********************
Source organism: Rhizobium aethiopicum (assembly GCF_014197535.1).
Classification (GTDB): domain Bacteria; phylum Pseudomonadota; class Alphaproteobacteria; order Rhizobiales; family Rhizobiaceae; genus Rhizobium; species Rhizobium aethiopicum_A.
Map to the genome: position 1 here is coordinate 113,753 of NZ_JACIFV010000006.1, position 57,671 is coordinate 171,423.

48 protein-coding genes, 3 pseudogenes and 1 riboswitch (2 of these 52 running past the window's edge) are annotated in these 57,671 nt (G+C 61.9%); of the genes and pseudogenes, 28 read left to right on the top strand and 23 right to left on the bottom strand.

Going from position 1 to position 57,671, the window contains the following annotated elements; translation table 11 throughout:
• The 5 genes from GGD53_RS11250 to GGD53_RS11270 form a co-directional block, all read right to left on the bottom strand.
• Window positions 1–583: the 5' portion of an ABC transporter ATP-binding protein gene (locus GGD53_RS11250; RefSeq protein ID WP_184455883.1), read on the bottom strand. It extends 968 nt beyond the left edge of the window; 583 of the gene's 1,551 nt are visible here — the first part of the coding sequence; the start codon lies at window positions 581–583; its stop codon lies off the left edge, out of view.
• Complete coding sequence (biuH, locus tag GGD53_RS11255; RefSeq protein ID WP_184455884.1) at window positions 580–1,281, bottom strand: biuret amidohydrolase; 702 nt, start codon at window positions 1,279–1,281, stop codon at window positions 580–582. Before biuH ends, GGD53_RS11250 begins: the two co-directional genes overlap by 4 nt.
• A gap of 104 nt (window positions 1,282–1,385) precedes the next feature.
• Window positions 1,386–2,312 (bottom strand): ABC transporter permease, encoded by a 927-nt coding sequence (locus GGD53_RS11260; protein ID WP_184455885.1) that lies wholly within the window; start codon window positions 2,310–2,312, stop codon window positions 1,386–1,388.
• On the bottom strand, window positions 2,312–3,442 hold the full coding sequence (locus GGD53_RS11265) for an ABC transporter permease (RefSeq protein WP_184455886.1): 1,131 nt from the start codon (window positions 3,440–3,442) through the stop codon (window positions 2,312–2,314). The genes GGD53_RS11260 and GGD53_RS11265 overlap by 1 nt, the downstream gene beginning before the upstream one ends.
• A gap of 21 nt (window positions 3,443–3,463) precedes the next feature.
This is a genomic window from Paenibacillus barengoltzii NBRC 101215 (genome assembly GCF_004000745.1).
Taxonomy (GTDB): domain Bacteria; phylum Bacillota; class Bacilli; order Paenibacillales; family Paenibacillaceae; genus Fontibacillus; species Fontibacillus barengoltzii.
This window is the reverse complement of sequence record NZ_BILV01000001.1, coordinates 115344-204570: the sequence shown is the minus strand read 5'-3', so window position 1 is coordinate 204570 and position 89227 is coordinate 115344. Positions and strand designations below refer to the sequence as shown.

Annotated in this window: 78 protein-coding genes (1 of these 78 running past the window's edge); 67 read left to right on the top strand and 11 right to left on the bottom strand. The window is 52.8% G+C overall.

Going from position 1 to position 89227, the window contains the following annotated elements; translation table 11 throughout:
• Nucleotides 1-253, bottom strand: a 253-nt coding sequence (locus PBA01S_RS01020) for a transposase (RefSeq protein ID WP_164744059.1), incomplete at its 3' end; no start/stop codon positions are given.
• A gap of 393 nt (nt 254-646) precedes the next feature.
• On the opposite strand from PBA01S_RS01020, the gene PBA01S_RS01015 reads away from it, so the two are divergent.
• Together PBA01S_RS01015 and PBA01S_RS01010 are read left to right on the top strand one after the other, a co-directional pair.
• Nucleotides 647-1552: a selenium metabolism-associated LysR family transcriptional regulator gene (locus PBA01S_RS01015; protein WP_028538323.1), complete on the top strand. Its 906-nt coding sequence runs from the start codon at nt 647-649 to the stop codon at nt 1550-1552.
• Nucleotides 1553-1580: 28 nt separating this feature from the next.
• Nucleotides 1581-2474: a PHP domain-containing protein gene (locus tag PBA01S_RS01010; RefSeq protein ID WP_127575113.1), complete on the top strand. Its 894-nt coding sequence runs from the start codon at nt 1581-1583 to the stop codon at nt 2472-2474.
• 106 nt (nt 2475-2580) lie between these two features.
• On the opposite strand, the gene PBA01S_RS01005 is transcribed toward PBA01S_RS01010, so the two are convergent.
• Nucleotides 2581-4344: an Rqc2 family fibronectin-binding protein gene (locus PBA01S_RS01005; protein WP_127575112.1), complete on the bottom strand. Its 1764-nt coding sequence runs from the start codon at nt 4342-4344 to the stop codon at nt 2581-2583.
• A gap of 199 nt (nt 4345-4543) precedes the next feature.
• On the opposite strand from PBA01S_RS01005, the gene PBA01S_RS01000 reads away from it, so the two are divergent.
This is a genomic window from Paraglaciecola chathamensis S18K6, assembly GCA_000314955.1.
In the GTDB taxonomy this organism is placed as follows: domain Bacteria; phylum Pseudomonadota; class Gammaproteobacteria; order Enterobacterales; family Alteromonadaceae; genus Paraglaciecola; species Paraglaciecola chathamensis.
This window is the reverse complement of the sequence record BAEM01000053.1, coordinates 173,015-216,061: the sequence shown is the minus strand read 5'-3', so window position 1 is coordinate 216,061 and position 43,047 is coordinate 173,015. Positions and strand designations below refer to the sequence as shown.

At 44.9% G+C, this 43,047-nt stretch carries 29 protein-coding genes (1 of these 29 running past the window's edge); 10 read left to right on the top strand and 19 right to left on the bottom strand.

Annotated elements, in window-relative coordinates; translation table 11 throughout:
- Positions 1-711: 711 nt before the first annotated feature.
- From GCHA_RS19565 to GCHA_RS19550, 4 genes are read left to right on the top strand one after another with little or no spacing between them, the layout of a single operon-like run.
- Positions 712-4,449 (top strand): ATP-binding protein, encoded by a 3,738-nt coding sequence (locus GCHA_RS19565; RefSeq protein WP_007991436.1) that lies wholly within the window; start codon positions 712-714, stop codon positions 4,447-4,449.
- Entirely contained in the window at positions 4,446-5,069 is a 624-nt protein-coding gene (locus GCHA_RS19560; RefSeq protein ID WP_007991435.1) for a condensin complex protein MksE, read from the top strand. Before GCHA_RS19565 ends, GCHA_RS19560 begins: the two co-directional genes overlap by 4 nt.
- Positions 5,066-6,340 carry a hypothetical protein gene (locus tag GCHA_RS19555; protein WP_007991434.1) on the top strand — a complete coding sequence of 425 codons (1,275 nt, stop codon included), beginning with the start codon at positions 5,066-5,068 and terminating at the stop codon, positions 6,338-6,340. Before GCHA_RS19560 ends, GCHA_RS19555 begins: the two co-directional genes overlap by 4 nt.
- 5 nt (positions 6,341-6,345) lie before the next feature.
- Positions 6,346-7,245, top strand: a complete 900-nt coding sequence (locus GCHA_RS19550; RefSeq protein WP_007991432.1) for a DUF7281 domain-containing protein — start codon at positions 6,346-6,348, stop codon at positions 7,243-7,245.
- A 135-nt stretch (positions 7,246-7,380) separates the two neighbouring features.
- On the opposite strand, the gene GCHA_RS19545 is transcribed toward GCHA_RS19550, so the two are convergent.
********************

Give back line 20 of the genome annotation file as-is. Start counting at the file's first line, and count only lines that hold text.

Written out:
• On the opposite strand from PBA01S_RS01020, the gene PBA01S_RS01015 reads away from it, so the two are divergent.